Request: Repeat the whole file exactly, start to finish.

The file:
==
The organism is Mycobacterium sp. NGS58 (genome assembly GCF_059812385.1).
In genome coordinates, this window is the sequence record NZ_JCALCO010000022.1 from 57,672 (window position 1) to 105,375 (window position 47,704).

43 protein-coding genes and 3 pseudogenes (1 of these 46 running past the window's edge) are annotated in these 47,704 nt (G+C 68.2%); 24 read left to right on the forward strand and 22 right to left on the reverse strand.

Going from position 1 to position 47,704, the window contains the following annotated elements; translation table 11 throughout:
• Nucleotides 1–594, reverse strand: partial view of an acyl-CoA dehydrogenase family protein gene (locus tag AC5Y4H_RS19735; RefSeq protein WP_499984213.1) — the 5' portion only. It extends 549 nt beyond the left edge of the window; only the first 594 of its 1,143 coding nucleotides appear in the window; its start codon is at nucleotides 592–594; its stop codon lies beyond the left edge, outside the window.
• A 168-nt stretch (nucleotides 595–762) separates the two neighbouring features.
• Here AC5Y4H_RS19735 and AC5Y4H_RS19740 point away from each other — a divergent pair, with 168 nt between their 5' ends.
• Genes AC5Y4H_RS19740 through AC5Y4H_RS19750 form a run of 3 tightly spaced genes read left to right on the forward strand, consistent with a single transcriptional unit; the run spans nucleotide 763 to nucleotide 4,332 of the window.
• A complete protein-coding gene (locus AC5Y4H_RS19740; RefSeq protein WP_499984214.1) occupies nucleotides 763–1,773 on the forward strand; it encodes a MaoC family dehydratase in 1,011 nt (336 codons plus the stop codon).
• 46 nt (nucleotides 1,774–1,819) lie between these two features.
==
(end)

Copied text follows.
The organism is Mycobacterium sp. NGS58 (genome assembly GCF_059812385.1).
In genome coordinates, this window is the sequence record NZ_JCALCO010000022.1 from 57,672 (window position 1) to 105,375 (window position 47,704).

43 protein-coding genes and 3 pseudogenes (1 of these 46 running past the window's edge) are annotated in these 47,704 nt (G+C 68.2%); 24 read left to right on the forward strand and 22 right to left on the reverse strand.

Going from position 1 to position 47,704, the window contains the following annotated elements; translation table 11 throughout:
• Nucleotides 1–594, reverse strand: partial view of an acyl-CoA dehydrogenase family protein gene (locus tag AC5Y4H_RS19735; RefSeq protein WP_499984213.1) — the 5' portion only. It extends 549 nt beyond the left edge of the window; only the first 594 of its 1,143 coding nucleotides appear in the window; its start codon is at nucleotides 592–594; its stop codon lies beyond the left edge, outside the window.
• A 168-nt stretch (nucleotides 595–762) separates the two neighbouring features.
• Here AC5Y4H_RS19735 and AC5Y4H_RS19740 point away from each other — a divergent pair, with 168 nt between their 5' ends.
• Genes AC5Y4H_RS19740 through AC5Y4H_RS19750 form a run of 3 tightly spaced genes read left to right on the forward strand, consistent with a single transcriptional unit; the run spans nucleotide 763 to nucleotide 4,332 of the window.
• A complete protein-coding gene (locus AC5Y4H_RS19740; RefSeq protein WP_499984214.1) occupies nucleotides 763–1,773 on the forward strand; it encodes a MaoC family dehydratase in 1,011 nt (336 codons plus the stop codon).
• 46 nt (nucleotides 1,774–1,819) lie between these two features.